Free love and other ideals existed after the 1960s. For the most part, they still exist in the mid-70s, in a commune called Together. Together is the new film from Lukas Moodysson, who made a splash across the world with the film Show Me Love. Show Me Love was notable for its characterizations and intense look at love from a teenage perspective. Together is a somewhat different film. This time, Moodyssoon's approach is a little less personal. He mixes drama with absurd comedy, and his main point is to show that people are not exactly what they seem. There are a huge number of 'major' roles in Together, and to his credit, Moodysson (Bara Prata Lite) deftly personalizes each person, giving them depth and character.

The drawback is that there are a large number of characters, and it is sometimes hard to get into the movie, especially at first. The viewer must feel like Elisabeth (Lisa Lindgren), a new divorcee who moves into the commune to be with her brother Goran (Gustav Hammarsten, The Best Intentions). Elisabeth is a perfectly normal woman, looking to start over with her children Eva (Emma Samuelsson) and Stefan (Sam Kessel). The people who live in the commune are, well, different. Their way of living seems normal to them, but the appearance of Elisabeth and her children throws everybody into a state of turmoil. It doesn't help that tensions were already brewing. Goran and his girlfriend Lena (Anja Lundkvist) believe in free love, and that they should not have to worry about staying true to each other. Goran still does, and much to his dismay, Lena practices what she preaches (very loudly) with Erik (Olle Sarri, Monopoly), an ardent Socialist who would much rather talk.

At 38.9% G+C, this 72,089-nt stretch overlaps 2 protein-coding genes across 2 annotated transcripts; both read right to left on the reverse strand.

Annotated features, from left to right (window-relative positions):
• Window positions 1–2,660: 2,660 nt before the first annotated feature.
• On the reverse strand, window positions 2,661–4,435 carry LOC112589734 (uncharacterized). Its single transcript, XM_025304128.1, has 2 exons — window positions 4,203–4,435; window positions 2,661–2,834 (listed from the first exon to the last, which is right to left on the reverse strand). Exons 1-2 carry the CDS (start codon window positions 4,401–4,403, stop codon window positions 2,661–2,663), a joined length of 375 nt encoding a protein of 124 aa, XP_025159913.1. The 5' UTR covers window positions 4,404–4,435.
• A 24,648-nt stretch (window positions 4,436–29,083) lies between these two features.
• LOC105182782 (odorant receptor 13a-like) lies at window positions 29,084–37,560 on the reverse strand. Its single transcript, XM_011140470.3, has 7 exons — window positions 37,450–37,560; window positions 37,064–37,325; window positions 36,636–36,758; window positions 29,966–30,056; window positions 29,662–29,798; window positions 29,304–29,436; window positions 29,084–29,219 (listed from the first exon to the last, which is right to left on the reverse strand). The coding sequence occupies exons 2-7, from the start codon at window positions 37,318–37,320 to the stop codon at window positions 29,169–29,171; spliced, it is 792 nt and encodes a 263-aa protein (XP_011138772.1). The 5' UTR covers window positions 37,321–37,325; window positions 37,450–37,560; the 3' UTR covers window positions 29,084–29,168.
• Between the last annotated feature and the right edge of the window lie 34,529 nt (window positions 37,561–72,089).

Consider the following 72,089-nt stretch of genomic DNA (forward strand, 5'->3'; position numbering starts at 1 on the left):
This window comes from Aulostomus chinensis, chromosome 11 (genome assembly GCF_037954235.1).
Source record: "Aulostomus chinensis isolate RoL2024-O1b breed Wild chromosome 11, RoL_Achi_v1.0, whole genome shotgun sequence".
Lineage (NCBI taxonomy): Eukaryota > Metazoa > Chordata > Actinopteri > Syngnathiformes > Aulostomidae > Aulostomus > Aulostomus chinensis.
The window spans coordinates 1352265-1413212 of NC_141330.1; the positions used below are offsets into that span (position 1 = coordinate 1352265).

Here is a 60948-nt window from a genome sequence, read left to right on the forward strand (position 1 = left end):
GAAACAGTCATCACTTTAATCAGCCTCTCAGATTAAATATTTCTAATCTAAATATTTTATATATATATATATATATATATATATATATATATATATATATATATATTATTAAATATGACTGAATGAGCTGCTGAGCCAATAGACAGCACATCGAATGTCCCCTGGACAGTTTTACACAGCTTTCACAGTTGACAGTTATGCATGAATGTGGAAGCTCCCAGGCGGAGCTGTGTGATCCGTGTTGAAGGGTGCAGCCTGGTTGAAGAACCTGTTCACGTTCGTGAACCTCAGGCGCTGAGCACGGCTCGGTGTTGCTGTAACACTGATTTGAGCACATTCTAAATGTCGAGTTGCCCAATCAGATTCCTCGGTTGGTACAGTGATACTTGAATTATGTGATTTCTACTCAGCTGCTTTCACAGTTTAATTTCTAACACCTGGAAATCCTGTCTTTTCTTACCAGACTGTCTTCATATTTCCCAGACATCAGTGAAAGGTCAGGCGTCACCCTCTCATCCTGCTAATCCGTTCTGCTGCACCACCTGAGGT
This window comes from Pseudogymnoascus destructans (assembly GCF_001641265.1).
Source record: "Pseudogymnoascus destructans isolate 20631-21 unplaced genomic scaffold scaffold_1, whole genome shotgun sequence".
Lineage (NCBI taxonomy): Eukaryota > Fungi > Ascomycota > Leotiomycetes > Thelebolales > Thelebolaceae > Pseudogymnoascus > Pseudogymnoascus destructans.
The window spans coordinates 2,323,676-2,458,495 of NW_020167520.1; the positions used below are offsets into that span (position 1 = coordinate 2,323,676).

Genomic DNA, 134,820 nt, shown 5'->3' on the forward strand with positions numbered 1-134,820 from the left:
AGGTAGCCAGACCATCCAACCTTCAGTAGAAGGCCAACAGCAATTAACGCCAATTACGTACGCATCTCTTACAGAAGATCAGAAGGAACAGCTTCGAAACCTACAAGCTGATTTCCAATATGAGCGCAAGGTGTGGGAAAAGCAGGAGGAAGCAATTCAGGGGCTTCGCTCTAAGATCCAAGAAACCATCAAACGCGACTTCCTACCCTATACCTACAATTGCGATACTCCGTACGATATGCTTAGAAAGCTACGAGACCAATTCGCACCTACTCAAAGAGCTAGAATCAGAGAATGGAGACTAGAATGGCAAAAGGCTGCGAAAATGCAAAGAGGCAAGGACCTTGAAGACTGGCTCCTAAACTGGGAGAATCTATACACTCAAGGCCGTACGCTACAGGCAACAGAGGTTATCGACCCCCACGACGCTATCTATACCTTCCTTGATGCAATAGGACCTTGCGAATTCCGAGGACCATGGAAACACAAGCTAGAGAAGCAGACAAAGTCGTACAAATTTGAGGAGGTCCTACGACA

Anna (Jessica Liedberg, Happy Days) is also a recent divorcee, and a lesbian. Because of their similar circumstances, Elisabeth and Anna become friends. Anna doesn't want to obey cultural conventions like, say, shaving armpits or wearing pants. Klas (Shanti Roney, Fodelsagen) is a gay man who is thinking of pursing Anna's ex-husband Lasse (Ola Norrell). But wait, there are still more people! Including Tet (Axel Zuber), named after the Tet Offensive. Tet and Stefan become friends. Meanwhile, Eva befriends Fredrik (Henrik Lundstrom), a neighbor. Moodysson then takes the time to circle back to Elisabeth's ex-husband Rolf (Michael Nyqvist, Breaking Out), and his increasing depression at the loss of his family.

These people who live in the commune are more normal than they would like to think. It's as if all their beliefs are a crutch they hold onto, not wanting to admit who they really may be. Elisabeth's appearance changes all of this. Her children want to watch television and to eat meat, but that is forbidden. Goran does what he can to make Elisabeth, Eva, and Stefan happy, but this only incenses the other commune members. Tet cannot play games with guns, but can play torture games based on Chilean dictator Pinochet. Goran really dislikes the fact that his girlfriend is basically cheating on him. Eva thinks that everybody is insane, and retreats to the bus to listen to music. Fredrick is fascinated with the commune, unlike his parents, who are probably on the polar end of the spectrum. They forbid him from going there, which does nothing but increase his curiosity. The most disappointing aspect of Together is that it's obvious that everything will come to a head, and Moodyssoon's resolution feels a little too neat. He does spend a lot of time on each character, never making fun of anybody, and showing the good and bad side of each person. Together is his way of showing that the family unit does not necessarily mean the traditional one. Not everyone may be a saint, and people may argue, but if everybody truly loves one another, then they are a family.

Mongoose Rates It: Not Bad.
1 hour, 46 minute, Rated R for nudity/sexuality and language.

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